Nursing Shortage Projected To Get Worse


As baby boomers continue to require more medical care as they age, the number of nurses needed to meet their needs may not be found.

Currently, the average age of a nurse in Ohio is 48. In addition, roughly four in 10 nurses nationwide will retire in the next 10 to 15 years.

One of the reasons is a lack of instructors.

"Over 40,000 qualified individuals were turned away from nursing programs and the reason is because we have max enrollment within all of our programs," said Andrea Lindell, Dean of the UC College of Nursing.

Lindell says the situation at her institution is in-line with the nationwide outlook.

"Our college of nursing in a seven year time period went from approximately 700 to 800 nursing students to 1,800," said Lindell. "We are filled to capacity because of the availability of our resources and the number of qualified faculty we have to teach."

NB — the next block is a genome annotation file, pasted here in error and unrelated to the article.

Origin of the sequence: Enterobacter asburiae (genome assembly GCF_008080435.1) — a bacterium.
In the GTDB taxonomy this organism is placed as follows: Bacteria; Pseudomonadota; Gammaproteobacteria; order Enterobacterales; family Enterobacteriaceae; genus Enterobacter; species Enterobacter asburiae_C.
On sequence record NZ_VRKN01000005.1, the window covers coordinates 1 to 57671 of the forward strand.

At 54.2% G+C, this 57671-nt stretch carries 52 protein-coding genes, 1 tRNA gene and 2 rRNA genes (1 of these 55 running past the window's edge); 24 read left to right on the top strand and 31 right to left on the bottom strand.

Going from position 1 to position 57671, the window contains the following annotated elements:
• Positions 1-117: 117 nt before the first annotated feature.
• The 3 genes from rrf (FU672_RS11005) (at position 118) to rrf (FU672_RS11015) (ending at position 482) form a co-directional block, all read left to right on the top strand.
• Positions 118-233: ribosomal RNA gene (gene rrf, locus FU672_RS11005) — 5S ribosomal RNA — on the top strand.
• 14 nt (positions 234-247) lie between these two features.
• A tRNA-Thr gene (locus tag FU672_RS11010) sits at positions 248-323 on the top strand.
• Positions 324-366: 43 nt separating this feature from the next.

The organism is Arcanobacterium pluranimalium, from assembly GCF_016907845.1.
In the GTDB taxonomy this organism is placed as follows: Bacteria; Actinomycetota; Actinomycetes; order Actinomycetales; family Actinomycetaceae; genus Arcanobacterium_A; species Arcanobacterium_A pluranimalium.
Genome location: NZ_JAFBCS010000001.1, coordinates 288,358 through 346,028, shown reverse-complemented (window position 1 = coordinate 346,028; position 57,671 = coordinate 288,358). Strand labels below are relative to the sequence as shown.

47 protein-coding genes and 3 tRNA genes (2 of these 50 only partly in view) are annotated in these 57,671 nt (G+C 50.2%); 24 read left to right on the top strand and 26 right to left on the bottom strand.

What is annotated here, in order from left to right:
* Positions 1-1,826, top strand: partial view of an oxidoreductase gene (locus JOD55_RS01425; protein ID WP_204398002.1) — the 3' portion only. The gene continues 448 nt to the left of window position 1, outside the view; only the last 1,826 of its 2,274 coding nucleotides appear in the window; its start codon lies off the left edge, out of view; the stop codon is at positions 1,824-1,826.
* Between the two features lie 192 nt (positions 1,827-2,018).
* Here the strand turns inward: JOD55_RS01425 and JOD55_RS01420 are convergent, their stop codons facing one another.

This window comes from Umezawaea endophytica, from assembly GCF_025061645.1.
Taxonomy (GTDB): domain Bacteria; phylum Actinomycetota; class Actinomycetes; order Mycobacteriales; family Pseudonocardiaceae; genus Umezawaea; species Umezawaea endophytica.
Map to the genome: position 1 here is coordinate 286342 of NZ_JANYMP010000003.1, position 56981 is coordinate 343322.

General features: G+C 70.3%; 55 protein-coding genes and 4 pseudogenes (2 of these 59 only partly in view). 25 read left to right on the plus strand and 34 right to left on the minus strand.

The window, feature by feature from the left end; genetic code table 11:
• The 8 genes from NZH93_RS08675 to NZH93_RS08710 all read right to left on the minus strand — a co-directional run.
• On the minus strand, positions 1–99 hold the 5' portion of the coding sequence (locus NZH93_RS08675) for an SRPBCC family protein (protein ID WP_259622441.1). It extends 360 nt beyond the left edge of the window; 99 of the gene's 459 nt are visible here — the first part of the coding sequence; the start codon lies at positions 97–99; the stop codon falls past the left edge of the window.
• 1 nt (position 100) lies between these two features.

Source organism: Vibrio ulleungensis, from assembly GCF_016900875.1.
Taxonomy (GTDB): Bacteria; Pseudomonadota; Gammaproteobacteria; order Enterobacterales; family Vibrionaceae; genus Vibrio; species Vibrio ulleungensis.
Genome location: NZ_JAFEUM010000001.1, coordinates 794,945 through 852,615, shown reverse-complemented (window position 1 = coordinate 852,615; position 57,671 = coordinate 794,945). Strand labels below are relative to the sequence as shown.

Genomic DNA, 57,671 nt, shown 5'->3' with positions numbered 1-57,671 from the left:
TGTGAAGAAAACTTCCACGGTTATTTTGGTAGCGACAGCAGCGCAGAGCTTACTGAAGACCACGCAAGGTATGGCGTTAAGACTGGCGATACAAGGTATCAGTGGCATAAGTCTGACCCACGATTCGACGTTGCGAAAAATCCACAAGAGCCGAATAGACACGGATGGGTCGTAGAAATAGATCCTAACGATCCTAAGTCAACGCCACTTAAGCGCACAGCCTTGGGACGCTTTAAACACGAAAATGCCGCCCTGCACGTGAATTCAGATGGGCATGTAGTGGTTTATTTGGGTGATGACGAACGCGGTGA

So as more people require care but have fewer caregivers to treat them, Debbie Boerschig, a Nurse Practitioner for UC Health, fears the level of care will slip.

"Errors, I mean that would be the biggest thing I would be afraid of is making errors," said Boerschig.

Nursing numbers did come up this year with the economic downturn. More people entered the field and more people delayed retirement. Experts, however, say the growth will likely be short-term and will not be sustained when the economy recovers.

Lindell suggests the time is now to find a solution to the problem.

"I am very concerned that if we do not look to the future and plan for the future as to how we provide resources to establish a broader based number of nurses we will be increasingly faced with waiting for the qualified nurse, the professional nurse, to provide the quality of care that we're used to," said Lindell.

Copyright 2009 The E.W. Scripps Co. All rights reserved. This material may not be published, broadcast, rewritten, or redistributed.

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